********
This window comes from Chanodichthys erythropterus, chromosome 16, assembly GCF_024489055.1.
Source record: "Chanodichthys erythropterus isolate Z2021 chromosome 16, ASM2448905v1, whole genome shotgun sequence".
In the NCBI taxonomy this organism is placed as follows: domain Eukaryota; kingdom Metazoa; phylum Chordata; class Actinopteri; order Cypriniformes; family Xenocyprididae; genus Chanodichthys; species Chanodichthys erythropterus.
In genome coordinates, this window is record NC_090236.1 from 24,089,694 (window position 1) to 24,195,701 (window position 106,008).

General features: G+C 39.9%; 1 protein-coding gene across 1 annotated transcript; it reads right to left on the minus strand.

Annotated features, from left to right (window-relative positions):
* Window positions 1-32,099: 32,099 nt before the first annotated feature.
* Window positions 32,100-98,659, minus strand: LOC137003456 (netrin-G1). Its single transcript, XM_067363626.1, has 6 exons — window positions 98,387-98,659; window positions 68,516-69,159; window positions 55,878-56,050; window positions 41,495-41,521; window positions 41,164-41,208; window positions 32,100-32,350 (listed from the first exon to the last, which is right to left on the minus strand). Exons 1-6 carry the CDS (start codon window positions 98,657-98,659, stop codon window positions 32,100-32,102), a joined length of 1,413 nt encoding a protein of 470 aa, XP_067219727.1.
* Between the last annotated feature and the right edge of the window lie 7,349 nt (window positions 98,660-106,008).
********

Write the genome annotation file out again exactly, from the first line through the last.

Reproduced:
This window comes from Chanodichthys erythropterus, chromosome 16, assembly GCF_024489055.1.
Source record: "Chanodichthys erythropterus isolate Z2021 chromosome 16, ASM2448905v1, whole genome shotgun sequence".
In the NCBI taxonomy this organism is placed as follows: domain Eukaryota; kingdom Metazoa; phylum Chordata; class Actinopteri; order Cypriniformes; family Xenocyprididae; genus Chanodichthys; species Chanodichthys erythropterus.
In genome coordinates, this window is record NC_090236.1 from 24,089,694 (window position 1) to 24,195,701 (window position 106,008).

General features: G+C 39.9%; 1 protein-coding gene across 1 annotated transcript; it reads right to left on the minus strand.

Annotated features, from left to right (window-relative positions):
* Window positions 1-32,099: 32,099 nt before the first annotated feature.
* Window positions 32,100-98,659, minus strand: LOC137003456 (netrin-G1). Its single transcript, XM_067363626.1, has 6 exons — window positions 98,387-98,659; window positions 68,516-69,159; window positions 55,878-56,050; window positions 41,495-41,521; window positions 41,164-41,208; window positions 32,100-32,350 (listed from the first exon to the last, which is right to left on the minus strand). Exons 1-6 carry the CDS (start codon window positions 98,657-98,659, stop codon window positions 32,100-32,102), a joined length of 1,413 nt encoding a protein of 470 aa, XP_067219727.1.
* Between the last annotated feature and the right edge of the window lie 7,349 nt (window positions 98,660-106,008).